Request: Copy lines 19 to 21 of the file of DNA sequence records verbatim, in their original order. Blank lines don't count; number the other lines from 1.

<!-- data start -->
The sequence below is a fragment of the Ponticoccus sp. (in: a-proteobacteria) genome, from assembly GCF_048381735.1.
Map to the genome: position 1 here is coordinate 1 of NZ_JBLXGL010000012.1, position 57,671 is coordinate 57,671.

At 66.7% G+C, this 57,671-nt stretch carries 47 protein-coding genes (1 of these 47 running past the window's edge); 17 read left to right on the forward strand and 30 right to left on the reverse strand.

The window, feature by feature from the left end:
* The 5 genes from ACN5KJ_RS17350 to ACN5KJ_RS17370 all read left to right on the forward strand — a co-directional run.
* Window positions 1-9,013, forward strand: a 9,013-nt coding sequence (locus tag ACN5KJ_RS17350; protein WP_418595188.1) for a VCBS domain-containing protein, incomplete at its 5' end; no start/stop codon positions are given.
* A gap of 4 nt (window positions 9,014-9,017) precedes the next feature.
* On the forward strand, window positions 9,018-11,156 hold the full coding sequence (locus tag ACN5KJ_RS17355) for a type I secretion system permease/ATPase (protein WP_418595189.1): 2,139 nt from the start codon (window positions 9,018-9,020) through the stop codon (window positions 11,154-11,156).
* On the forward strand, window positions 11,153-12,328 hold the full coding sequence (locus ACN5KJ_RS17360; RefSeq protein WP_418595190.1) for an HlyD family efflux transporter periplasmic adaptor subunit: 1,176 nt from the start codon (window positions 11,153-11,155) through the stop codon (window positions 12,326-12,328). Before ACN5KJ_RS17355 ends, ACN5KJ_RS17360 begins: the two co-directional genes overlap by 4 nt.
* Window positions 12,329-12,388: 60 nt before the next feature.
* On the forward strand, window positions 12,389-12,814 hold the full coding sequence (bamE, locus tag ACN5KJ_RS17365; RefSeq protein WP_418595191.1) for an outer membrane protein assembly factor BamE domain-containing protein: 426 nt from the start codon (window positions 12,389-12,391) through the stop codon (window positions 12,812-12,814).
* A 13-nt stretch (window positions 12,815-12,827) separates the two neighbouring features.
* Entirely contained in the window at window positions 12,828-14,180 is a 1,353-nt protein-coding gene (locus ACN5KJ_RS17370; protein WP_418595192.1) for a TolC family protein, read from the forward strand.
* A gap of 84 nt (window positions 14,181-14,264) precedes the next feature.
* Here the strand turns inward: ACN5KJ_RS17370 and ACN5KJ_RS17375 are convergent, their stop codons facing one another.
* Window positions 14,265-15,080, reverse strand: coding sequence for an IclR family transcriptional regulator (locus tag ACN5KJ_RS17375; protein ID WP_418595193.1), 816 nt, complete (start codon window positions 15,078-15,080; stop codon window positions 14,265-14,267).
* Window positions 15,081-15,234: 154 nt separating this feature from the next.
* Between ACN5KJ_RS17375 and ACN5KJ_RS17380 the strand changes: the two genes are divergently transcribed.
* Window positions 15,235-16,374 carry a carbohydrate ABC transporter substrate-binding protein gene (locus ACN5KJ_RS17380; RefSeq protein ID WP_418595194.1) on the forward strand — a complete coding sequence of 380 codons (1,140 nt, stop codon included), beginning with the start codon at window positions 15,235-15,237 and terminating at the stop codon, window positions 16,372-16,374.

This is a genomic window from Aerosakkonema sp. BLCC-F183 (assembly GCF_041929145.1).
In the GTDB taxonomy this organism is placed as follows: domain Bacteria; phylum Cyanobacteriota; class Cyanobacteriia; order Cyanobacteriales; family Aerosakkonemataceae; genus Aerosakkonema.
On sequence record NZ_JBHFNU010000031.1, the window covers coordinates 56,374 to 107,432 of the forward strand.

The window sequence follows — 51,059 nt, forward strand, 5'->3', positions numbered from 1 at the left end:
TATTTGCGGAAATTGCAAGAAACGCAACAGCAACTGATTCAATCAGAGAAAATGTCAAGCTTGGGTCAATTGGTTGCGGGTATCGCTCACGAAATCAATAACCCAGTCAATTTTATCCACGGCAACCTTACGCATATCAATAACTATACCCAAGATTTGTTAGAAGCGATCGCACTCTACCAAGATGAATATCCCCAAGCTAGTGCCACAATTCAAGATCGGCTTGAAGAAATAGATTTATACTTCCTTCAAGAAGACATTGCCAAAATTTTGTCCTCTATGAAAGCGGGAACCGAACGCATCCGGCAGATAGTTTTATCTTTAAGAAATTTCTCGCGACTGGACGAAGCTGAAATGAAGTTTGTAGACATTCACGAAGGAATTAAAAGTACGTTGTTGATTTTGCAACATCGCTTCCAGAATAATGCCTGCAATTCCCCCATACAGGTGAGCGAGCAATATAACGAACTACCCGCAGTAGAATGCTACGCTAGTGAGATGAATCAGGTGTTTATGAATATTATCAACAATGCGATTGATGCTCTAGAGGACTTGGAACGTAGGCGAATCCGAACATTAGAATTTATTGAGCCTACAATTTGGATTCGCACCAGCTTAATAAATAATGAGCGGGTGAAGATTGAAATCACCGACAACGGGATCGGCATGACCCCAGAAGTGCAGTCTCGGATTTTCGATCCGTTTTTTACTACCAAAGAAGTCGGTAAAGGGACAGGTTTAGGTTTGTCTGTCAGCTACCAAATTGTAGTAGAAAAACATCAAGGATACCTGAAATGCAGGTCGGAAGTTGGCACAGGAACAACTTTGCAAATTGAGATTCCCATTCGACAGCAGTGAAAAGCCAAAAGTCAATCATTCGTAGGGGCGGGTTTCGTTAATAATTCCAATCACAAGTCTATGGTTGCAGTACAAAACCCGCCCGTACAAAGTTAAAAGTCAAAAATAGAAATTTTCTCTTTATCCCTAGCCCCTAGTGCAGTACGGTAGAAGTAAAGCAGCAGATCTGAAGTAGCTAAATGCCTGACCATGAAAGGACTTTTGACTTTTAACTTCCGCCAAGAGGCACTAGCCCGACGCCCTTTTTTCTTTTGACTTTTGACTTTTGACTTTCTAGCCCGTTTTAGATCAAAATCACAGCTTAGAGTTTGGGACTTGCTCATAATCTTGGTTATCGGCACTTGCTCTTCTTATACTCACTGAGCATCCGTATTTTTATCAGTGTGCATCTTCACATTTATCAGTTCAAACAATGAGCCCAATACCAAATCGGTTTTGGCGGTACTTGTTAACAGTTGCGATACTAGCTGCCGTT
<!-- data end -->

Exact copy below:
* Window positions 15,235-16,374 carry a carbohydrate ABC transporter substrate-binding protein gene (locus ACN5KJ_RS17380; RefSeq protein ID WP_418595194.1) on the forward strand — a complete coding sequence of 380 codons (1,140 nt, stop codon included), beginning with the start codon at window positions 15,235-15,237 and terminating at the stop codon, window positions 16,372-16,374.

This is a genomic window from Aerosakkonema sp. BLCC-F183 (assembly GCF_041929145.1).
In the GTDB taxonomy this organism is placed as follows: domain Bacteria; phylum Cyanobacteriota; class Cyanobacteriia; order Cyanobacteriales; family Aerosakkonemataceae; genus Aerosakkonema.